The question now becomes whether Bernanke can overcome not only instinct but also political pressure to do the wrong thing and instead use his intellect - and the math - to do the right thing.

    What is the right thing? Paradoxially, it is to withdraw liquidity and by doing so force the bad debt into the open where it does (and must) default.

    How far can the above ratio contract before we cross an "event horizon" from which there is no escape?

    I don't know.

    But I do know that there is a "too late" point, as there is for all such things, and that we are approaching it, as I have been saying for months.

    BTW, evidence that Bernanke's Monetary Flat Spin is already impacting the economy in ways that may do critical (if not fatal) damage was found this morning in the Case-Schiller numbers. Everyone, including Bernanke, was expecting the rate of home price declines to start to slow in the second half of the year. Instead, they accelerated.

    We're in uncharted territory folks, and the forecast is for dark-and-stinky storms.

    Buckle up.

    PS: Congress, and the rest of America, can't say they weren't warned.
  2. errr!!! Denninger is a nut pot.

    This 'money multiplier' is a function of the Monetary base.. Do your homework guys before posting this crap.
  3. Mr. Dodge, who are you...you are the only person I have encountered who sees clearly what is going on...and I have been reading and talking to quite a lot of people who are supposed to know this stuff. You have it right.

    As for the spurius comment after your post...the money multiplier is a ratio of one definition of the monetary base (M1-defined by the Fed as money in circulation plus demand deposits but not reserves) divided by another definititon of the monetary base, the St. Louis Fed adjusted monetary base('AMB'-defined by the Fed as M1 plus reserves on deposti at the Fed adjusted by changes in the reserve requirement in a chained index measure).

    So, basically the adjusted monetary base measures the accumulation of excess reserves in the banking system compared to money in ciruclation. That is a reasonable measure of velocity in the system.

    The phenomenon of build up of excess reserves only occurs when there is deleveraging....see Great Depression and Long Deflation in Japan. This build up of the reserve is, as Mr. Dodge posits above, a symptom of deleveraging and not a cause of inflaition.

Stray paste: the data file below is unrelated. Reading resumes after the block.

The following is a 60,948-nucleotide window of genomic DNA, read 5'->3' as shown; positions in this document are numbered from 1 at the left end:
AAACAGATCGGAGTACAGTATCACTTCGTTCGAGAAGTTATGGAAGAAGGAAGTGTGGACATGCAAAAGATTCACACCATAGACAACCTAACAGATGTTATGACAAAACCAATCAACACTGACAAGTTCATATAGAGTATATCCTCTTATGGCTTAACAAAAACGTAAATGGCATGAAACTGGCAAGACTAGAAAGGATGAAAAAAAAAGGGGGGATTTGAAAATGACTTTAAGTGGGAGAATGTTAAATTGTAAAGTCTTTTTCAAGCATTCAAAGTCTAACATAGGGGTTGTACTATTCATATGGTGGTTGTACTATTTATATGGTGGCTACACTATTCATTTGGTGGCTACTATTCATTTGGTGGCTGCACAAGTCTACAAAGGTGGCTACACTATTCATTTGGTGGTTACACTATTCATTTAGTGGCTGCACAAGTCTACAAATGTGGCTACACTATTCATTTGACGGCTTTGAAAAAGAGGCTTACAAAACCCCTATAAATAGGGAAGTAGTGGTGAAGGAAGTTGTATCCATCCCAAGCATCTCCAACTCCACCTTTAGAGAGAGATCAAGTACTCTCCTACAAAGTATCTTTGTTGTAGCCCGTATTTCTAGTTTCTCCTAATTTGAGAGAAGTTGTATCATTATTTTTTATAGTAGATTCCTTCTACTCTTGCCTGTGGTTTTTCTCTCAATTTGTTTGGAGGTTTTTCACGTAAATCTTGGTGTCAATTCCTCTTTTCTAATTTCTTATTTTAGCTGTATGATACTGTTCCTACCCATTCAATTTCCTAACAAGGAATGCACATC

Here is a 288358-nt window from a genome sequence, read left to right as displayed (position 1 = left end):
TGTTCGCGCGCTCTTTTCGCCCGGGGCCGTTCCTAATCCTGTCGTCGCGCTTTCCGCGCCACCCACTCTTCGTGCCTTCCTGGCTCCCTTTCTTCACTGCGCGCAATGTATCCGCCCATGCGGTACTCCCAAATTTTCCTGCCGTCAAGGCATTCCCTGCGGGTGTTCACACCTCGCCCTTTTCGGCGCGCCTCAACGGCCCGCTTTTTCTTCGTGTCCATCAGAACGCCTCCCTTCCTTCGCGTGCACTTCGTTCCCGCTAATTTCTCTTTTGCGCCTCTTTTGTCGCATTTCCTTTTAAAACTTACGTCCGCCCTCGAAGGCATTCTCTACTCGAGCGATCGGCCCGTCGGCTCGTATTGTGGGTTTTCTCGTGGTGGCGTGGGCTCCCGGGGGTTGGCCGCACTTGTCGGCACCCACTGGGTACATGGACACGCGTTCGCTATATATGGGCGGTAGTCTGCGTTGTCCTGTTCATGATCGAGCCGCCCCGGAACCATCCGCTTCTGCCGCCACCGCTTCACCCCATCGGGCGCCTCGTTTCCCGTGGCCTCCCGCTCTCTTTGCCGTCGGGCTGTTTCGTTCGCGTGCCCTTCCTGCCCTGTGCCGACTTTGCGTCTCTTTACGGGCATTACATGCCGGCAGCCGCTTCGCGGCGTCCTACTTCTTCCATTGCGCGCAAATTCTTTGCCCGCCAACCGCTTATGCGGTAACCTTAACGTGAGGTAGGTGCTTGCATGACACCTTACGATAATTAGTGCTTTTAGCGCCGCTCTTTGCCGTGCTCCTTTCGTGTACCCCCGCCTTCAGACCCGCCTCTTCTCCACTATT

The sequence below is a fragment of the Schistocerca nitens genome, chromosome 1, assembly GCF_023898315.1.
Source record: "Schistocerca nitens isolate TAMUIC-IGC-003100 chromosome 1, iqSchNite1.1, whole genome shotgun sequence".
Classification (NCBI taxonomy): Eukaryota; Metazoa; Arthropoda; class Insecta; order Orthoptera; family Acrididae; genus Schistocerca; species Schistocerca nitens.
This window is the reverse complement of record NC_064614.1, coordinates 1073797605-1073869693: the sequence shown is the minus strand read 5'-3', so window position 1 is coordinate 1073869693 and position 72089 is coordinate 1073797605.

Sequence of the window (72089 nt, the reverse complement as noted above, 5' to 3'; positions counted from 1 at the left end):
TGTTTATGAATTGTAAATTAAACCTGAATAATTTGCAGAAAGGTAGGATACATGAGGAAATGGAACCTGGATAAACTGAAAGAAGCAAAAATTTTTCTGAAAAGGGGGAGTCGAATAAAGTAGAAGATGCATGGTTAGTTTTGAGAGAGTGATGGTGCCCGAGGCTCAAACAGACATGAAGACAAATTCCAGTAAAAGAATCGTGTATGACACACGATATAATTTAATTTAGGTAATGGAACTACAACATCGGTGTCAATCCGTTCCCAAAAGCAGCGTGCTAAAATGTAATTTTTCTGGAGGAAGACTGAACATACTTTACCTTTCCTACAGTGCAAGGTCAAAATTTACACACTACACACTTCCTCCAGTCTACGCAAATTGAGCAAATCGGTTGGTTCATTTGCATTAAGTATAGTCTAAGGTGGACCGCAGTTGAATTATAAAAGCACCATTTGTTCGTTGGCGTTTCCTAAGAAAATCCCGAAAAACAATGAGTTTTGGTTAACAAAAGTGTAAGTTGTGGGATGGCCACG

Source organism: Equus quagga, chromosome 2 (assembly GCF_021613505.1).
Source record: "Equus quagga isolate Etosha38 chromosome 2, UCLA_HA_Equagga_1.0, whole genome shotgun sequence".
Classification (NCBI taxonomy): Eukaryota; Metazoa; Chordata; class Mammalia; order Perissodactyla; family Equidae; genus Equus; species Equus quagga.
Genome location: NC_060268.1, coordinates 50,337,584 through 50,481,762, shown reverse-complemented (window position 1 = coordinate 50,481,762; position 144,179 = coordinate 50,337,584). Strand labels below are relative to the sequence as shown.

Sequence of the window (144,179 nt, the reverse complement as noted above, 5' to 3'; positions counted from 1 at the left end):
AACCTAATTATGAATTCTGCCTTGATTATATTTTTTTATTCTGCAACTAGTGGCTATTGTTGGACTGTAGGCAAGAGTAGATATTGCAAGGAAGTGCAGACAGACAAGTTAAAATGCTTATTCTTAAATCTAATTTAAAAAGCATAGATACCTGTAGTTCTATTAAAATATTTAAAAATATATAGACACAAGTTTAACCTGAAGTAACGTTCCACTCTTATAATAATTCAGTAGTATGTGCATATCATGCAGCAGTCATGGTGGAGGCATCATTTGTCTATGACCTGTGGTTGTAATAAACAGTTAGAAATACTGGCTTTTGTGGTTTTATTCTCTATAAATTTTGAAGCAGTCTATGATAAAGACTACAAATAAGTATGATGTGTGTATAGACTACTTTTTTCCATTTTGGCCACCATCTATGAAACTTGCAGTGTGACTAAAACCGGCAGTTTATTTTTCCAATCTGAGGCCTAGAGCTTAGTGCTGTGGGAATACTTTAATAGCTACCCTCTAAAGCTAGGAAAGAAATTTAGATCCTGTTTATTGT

It is not the money supply per se that creates inflaton by being too large....its is the money supply as it is leveraged that creates the inflation. Leverage is the financial mechanism that transmits the theoretical money multiplier effect. It is a leverage effect. Leverage is the accelerator in the system that creates the 'velocity'; that creates the money multiplier effect that is the basis of monetarist theory. Levergage is the monetarist 'missing link' that deprived the theory of its demand measure and so, its 'velocity' measure.

    So, we are in a Fisheresqe collateral asset devaluation credti collapse spiral that is manifesting in deleveraging....a spin, as Mr. Dodge observes.

    I have been telling people for years what I learned during the S&L collapse, that you cannot solve a debt problem with debt, it requires income. It seems like a tautology but it took me years to realize the implications. Mr Dodge gets it....money is debt.
  4. Velocity of money is decelerating in a digital economy... LoL...

    it's the end... :D

    Debt or not... trust is the key to speed.

    No trust, no speed...

    Full trust, full speed :D
  5. i think there is more to it than this. there are other ways you can increase the velocity of money who the money is given to and their propensity to consume for example.
  6. promagma


    Good analysis, what (according to Denninger) happens at the "too late" point?
  7. fhl


    Yes, very insightful. The only comment i'd have is that M2 and analyst computed m3 expanded smartly during this whole thing and has only recently flattened and/or turned down slightly. So, while the deleveraging was taking place, broad measures of money supply were still expanding. If the fed takes their foot off the accelerator, which they may do with their possible decision to stop buying mortgages and other bonds?, we could be headed swiftly to a deleveraging that actually causes a big drop in money supply. The fed and pols won't stand for it. They'll print like there's no tomorrow, and there just might not be. lol imo